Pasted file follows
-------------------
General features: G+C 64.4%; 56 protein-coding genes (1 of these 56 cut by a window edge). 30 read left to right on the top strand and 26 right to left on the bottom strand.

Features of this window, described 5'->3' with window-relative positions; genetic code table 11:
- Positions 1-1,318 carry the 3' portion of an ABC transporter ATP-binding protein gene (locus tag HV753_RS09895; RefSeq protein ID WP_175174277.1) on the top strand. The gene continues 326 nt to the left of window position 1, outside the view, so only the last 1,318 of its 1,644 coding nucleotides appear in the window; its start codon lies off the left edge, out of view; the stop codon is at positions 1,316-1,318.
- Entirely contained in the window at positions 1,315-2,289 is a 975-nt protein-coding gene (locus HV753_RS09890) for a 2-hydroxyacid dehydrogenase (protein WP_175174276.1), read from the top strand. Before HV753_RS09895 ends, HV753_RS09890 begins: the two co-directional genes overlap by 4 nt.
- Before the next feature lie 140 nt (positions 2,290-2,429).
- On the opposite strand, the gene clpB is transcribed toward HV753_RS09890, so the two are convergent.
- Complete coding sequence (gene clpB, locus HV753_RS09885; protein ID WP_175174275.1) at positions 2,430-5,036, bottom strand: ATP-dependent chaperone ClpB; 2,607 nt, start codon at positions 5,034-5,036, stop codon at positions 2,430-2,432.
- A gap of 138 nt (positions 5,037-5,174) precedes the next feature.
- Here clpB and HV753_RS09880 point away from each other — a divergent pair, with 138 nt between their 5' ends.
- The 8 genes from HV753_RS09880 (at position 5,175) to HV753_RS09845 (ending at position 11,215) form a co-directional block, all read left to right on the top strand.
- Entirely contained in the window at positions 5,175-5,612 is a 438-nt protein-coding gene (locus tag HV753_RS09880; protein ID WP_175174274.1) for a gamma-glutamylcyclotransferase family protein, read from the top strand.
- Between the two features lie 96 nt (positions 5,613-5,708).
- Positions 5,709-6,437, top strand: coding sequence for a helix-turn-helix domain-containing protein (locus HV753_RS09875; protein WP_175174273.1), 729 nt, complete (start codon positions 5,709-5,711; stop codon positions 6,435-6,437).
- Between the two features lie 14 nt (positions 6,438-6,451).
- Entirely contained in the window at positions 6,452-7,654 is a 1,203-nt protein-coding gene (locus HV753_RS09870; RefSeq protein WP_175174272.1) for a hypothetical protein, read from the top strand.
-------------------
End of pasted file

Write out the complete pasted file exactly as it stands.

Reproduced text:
General features: G+C 64.4%; 56 protein-coding genes (1 of these 56 cut by a window edge). 30 read left to right on the top strand and 26 right to left on the bottom strand.

Features of this window, described 5'->3' with window-relative positions; genetic code table 11:
- Positions 1-1,318 carry the 3' portion of an ABC transporter ATP-binding protein gene (locus tag HV753_RS09895; RefSeq protein ID WP_175174277.1) on the top strand. The gene continues 326 nt to the left of window position 1, outside the view, so only the last 1,318 of its 1,644 coding nucleotides appear in the window; its start codon lies off the left edge, out of view; the stop codon is at positions 1,316-1,318.
- Entirely contained in the window at positions 1,315-2,289 is a 975-nt protein-coding gene (locus HV753_RS09890) for a 2-hydroxyacid dehydrogenase (protein WP_175174276.1), read from the top strand. Before HV753_RS09895 ends, HV753_RS09890 begins: the two co-directional genes overlap by 4 nt.
- Before the next feature lie 140 nt (positions 2,290-2,429).
- On the opposite strand, the gene clpB is transcribed toward HV753_RS09890, so the two are convergent.
- Complete coding sequence (gene clpB, locus HV753_RS09885; protein ID WP_175174275.1) at positions 2,430-5,036, bottom strand: ATP-dependent chaperone ClpB; 2,607 nt, start codon at positions 5,034-5,036, stop codon at positions 2,430-2,432.
- A gap of 138 nt (positions 5,037-5,174) precedes the next feature.
- Here clpB and HV753_RS09880 point away from each other — a divergent pair, with 138 nt between their 5' ends.
- The 8 genes from HV753_RS09880 (at position 5,175) to HV753_RS09845 (ending at position 11,215) form a co-directional block, all read left to right on the top strand.
- Entirely contained in the window at positions 5,175-5,612 is a 438-nt protein-coding gene (locus tag HV753_RS09880; protein ID WP_175174274.1) for a gamma-glutamylcyclotransferase family protein, read from the top strand.
- Between the two features lie 96 nt (positions 5,613-5,708).
- Positions 5,709-6,437, top strand: coding sequence for a helix-turn-helix domain-containing protein (locus HV753_RS09875; protein WP_175174273.1), 729 nt, complete (start codon positions 5,709-5,711; stop codon positions 6,435-6,437).
- Between the two features lie 14 nt (positions 6,438-6,451).
- Entirely contained in the window at positions 6,452-7,654 is a 1,203-nt protein-coding gene (locus HV753_RS09870; RefSeq protein WP_175174272.1) for a hypothetical protein, read from the top strand.